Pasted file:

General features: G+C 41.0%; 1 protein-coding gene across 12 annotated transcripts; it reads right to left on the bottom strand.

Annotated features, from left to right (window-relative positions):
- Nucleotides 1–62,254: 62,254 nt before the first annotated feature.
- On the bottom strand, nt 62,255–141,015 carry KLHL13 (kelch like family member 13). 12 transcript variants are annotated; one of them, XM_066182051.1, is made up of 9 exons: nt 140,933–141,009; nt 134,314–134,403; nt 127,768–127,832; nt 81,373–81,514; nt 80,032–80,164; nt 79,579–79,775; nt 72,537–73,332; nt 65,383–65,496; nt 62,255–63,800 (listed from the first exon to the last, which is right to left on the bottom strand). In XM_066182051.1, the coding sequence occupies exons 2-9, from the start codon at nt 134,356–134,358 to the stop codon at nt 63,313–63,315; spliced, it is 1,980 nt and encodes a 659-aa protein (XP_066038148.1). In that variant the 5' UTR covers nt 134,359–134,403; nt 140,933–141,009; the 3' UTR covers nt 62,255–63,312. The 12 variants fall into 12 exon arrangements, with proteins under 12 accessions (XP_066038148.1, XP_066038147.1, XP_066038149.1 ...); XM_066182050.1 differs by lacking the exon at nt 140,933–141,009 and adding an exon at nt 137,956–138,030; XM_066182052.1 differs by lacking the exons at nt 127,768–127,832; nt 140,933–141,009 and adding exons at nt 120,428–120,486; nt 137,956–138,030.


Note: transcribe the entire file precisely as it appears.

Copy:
General features: G+C 41.0%; 1 protein-coding gene across 12 annotated transcripts; it reads right to left on the bottom strand.

Annotated features, from left to right (window-relative positions):
- Nucleotides 1–62,254: 62,254 nt before the first annotated feature.
- On the bottom strand, nt 62,255–141,015 carry KLHL13 (kelch like family member 13). 12 transcript variants are annotated; one of them, XM_066182051.1, is made up of 9 exons: nt 140,933–141,009; nt 134,314–134,403; nt 127,768–127,832; nt 81,373–81,514; nt 80,032–80,164; nt 79,579–79,775; nt 72,537–73,332; nt 65,383–65,496; nt 62,255–63,800 (listed from the first exon to the last, which is right to left on the bottom strand). In XM_066182051.1, the coding sequence occupies exons 2-9, from the start codon at nt 134,356–134,358 to the stop codon at nt 63,313–63,315; spliced, it is 1,980 nt and encodes a 659-aa protein (XP_066038148.1). In that variant the 5' UTR covers nt 134,359–134,403; nt 140,933–141,009; the 3' UTR covers nt 62,255–63,312. The 12 variants fall into 12 exon arrangements, with proteins under 12 accessions (XP_066038148.1, XP_066038147.1, XP_066038149.1 ...); XM_066182050.1 differs by lacking the exon at nt 140,933–141,009 and adding an exon at nt 137,956–138,030; XM_066182052.1 differs by lacking the exons at nt 127,768–127,832; nt 140,933–141,009 and adding exons at nt 120,428–120,486; nt 137,956–138,030.